Vũ Phạm Thái Anh – Life is to Experiment
It is never easy to let go of a path you thought was predestined. But through determination and the help of those around you, you will eventually find your own way. Let’s listen to Thai Anh – our Editor, as she recounted her journey to filmmaking.
Q: How did you become an editor?
Thai Anh: Long story short, one day I started to find every information and asked everyone I know on how to become an editor, then I followed their advices wholeheartedly. But it started when I was a trade marketing subordinate for Unilever.
Fresh out of school, I thought I was ahead of my peers for getting this job. It was supposed to be a dream come true. But it wasn’t. I didn’t feel happy working there. I remember one day, I was asking my boss to assign me tasks for the 5th time in the day before he had another meeting. After a pause, he sat down for a moment and told me very quickly: “We graduated from the same school. I know the smart and rich in this country either go abroad, or go to our school if they’re poor. So I’ll give you a chance. Think of a task for yourself today. Further, think of a job for yourself in the future. No one is supposed to tell you what you need to do. Not me, especially. When I left this company and this industry, my boss only said good luck to me and that was it.
Q: Was it hard when you first started?
Thai Anh: Yes, it was. To start learning something new, you need the will, the tools, the knowledge, the chance to practice and the standards for the final products. So all of these were not available to me when I started. Therefore, I had to acquire them, bit by bit.
My 60 year-old-teacher Mr. Tuong Phuong at the University of Film and Theatre HCMC gave me the will to pursue this challenging field. My next boss Majush at Colorspace showed me how to put together a machine for editing, though I was just a post-producer a.k.a a translator and ‘nanny’ there. I’m also indebted to the Filipino seniors there, Jayson, who gave me first clues and sources to learn and I watched films with Yon. Mr. Tony Nguyen at Children Of gave me the first chance to edit. And finally, my current boss at RICE, Andy, gave me the output standard.
As you might notice, they’re all men and they’ve helped me. It was a bit hard to get them to consider me as their student at first, but once they did, I feel empowered.
Q: Does being a woman affect your job as editor in any way?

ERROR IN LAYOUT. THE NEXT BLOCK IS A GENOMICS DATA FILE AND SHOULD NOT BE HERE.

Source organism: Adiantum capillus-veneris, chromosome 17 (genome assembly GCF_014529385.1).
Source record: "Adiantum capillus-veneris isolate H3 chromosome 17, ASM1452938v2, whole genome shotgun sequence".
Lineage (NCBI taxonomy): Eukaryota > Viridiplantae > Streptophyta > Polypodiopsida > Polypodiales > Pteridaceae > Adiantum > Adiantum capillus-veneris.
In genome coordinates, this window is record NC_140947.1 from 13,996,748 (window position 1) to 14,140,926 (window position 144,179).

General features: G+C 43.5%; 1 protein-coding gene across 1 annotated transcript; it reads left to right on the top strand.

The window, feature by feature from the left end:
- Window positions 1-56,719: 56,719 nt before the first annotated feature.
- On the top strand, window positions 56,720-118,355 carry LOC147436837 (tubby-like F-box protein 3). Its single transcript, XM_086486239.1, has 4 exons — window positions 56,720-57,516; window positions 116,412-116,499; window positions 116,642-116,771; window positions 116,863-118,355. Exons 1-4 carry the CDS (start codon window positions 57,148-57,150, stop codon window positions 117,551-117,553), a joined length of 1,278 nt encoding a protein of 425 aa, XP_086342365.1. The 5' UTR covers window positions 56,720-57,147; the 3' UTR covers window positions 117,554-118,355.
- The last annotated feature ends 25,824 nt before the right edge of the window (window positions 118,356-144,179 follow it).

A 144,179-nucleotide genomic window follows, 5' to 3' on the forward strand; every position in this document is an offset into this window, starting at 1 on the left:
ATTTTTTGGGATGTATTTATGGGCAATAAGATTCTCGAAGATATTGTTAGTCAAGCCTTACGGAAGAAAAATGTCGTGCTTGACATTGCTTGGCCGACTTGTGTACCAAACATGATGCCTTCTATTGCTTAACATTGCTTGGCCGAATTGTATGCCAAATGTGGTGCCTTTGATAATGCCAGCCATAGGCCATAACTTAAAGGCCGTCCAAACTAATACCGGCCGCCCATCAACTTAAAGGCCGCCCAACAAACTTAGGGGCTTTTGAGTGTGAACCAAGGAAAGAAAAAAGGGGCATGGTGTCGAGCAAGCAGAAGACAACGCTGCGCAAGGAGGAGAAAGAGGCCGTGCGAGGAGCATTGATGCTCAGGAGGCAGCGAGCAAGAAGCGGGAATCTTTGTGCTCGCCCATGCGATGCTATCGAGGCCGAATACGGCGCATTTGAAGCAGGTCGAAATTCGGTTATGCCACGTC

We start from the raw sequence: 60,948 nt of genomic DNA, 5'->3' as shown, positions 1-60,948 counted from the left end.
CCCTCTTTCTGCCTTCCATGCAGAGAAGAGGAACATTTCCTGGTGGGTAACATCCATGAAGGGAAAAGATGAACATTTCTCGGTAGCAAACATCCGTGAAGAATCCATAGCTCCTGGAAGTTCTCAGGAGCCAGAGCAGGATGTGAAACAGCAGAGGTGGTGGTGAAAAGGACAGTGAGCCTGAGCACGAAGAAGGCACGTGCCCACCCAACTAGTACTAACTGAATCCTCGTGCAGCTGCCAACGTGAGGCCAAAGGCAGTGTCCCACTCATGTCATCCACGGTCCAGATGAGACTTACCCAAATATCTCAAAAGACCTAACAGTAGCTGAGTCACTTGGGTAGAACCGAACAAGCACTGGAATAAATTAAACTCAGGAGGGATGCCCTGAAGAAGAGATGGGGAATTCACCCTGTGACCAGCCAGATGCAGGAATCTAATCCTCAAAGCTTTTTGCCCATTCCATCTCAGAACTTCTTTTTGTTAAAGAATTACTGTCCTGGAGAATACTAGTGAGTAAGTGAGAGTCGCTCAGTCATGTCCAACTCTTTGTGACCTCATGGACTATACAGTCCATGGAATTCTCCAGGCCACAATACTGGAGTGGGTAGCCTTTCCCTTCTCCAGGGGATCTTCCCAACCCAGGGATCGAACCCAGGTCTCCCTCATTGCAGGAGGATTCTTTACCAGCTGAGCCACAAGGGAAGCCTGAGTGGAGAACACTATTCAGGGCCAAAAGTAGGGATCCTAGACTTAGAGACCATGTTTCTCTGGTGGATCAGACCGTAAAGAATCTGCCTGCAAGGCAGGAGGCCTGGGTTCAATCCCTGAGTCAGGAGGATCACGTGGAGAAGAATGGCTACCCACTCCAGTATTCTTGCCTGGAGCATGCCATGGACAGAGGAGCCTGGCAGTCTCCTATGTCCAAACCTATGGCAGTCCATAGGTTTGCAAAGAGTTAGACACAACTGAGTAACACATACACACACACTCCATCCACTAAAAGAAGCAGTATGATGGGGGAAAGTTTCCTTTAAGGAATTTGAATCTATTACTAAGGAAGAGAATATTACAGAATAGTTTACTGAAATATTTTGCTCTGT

Thai Anh: It does. Both in a positive and negative way. You can think of some negative effects, like people not believing in me or not giving me the chance sometimes, but it has never been a problem to me. I think men and women always have to prove themself in their careers.
On the other hand, if I was a man burdened with social status and/or providing for a family, it would be hard to think of this job as a way to achieve these goals. Editing at a common standard doesn’t pay enough nowadays, so you have to be the best to survive, which is hard and will take a long time to achieve. Luckily, I’m a woman, so the social & financial burdens are mostly shifted to my partner. Though harsh, this field is still safer for me to pursue. So male editors, you are dreamers or you are awesome.
Q: Are there still stigmas or stereotypes, when it comes to being an editor?
Thai Anh: There are stigmas in Vietnam. Because it’s still hard to find a job post for an editor that doesn’t mention gender requirements. Many companies look for a man who can shoot/help out on set and edit, which commonly requires physical strength to carry equipments, and mental strength to focus on editing late at night.
Q: Anything you like to share for women who are pursuing male-oriented careers?
Thai Anh: The differences between a man and a woman are as old as history (even older). People have been building society around those differences. So I am not going to pretend that there are no differences at all. However, you can maximize the advantages you have as a female, and use them to contribute to whichever fields you like.
The male-oriented industries might be that way, because men have found more ways to contribute to it than women, but not because women don’t have the ability to do so. We do have the ability and what we need to do is to find our own ways.